We then show the fast-forward of WP splitting in one dimension as an example of the manipulation of a macroscopic WF. Here, we calculate *θ* by a numerical integration of equation (2.18) or equation (A5). Let us consider the dynamics of a Gaussian WP to be split into a pair of separated WPs. The regularized standard WF with *E*_{n=0}=0 is chosen as
3.15
where *R* is defined by equation (2.1) with *R*_{0}=0 and *h*(*R*) is a normalization constant represented as
3.16
The potential in the regularized standard Hamiltonian is represented as
3.17
Note that in equation (2.22) vanishes owing to the absence of the space-dependent phase of *O*(1) (Im((∂*ϕ*_{n}/∂*R*)/*ϕ*_{n})=Im((∂*ϕ*_{n}/∂*x*)/*ϕ*_{n})=0) in the regularized standard state in equation (3.15). It is easily confirmed that for constant *R*, in equation (3.15) with *θ*=0 is a zero-energy eigenstate under the potential in equation (3.17). While for *R*=0, the WF is a simple Gaussian, for *R*=1, it becomes spatially separated double Gaussians. The spatial distribution of for various *R* from 0 to 1 is shown in figure 5. The standard final time *T* is taken as *T*=1/*ε* and *R*(0)=0. As *R* is gradually changed from 0 to 1, *Ψ*_{0} changes from a single-peaked WP at *t*=0 to a double-peaked one at *t*=*T*, namely the splitting of a WP occurs. The final time of the fast-forward *T*_{F} is related to *T* as . *θ* is obtained by numerical integration of equation (2.18) under the boundary conditions (∂*θ*/∂*x*)(*x*=0)=0 and *θ*(*x*=0)=0. The spatio-temporal dependence of *θ* is shown in figure 6.

The driving potential is calculated from equation (2.28) using equations (3.15) and (3.17) and *θ*. *V*_{FF} (solid line) and |*Ψ*_{FF}|^{2} (dashed line), which is accelerated by *V*_{FF}, are shown in figure 7. The conversion from a hump to a hollow in the central region of the potential in figure 7 is caused by the deceleration of *α*(*t*)*ε* that suppresses the splitting force. The fidelity defined by equation (3.14) is confirmed to be back to unity with a high numerical precision (0.999) at *T*_{F} (figure 8).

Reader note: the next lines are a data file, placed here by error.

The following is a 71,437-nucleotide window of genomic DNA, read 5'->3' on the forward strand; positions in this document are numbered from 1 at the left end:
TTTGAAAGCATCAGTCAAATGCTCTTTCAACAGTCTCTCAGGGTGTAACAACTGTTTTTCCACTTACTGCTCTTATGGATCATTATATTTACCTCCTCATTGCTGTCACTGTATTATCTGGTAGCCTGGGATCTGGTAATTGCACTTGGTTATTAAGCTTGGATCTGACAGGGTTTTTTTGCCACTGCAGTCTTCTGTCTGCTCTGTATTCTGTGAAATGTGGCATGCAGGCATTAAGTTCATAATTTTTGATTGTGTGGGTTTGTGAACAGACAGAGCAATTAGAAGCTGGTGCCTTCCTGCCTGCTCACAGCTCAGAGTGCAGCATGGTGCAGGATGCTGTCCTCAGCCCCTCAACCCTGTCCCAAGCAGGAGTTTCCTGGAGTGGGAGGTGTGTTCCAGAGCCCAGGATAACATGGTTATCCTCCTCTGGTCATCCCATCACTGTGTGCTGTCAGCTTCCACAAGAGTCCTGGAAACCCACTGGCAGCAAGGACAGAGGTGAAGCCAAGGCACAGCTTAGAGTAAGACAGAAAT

### (c) Fast-forward of wave packet squeezing: case of

The fast-forward of WP squeezing is also an important example of the accelerated WF manipulation. Let us consider a WF with a Gaussian distribution in a harmonic potential in one dimension, which is squeezed adiabatically. The regularized standard state with *E*_{n=0}=0 is represented as
3.18
The corresponding regularized standard potential is
3.19
In the adiabatic dynamics, the potential curvature *ω* is gradually increased as
3.20
where *ω*_{0} is a constant. In this case, we can easily confirm that
3.21
satisfies equation (2.18) and that in the regularized standard potential in equation (2.22) vanishes because Im((∂*ϕ*_{n}/∂*ω*)/*ϕ*_{n})=Im((∂*ϕ*_{n}/∂*x*)/*ϕ*_{n})=0. Using equations (3.18), (3.19) and (3.21) in equation (2.28), we obtain the driving potential as
3.22
where *Λ*(*t*) is defined by equation (1.4). The spatio-temporal dependence of the driving potential *V*_{FF} is shown in figure 9. The conversion of the potential curvature from positive to negative in figure 9 is caused by the deceleration of *α*(*t*)*ε*, which suppresses the squeezing force. The time dependence of the fidelity is shown in figure 10. The fidelity becomes unity with a numerical precision of 0.999 at the final time of the fast-forward, and the WP squeezing has been carried out in a short time.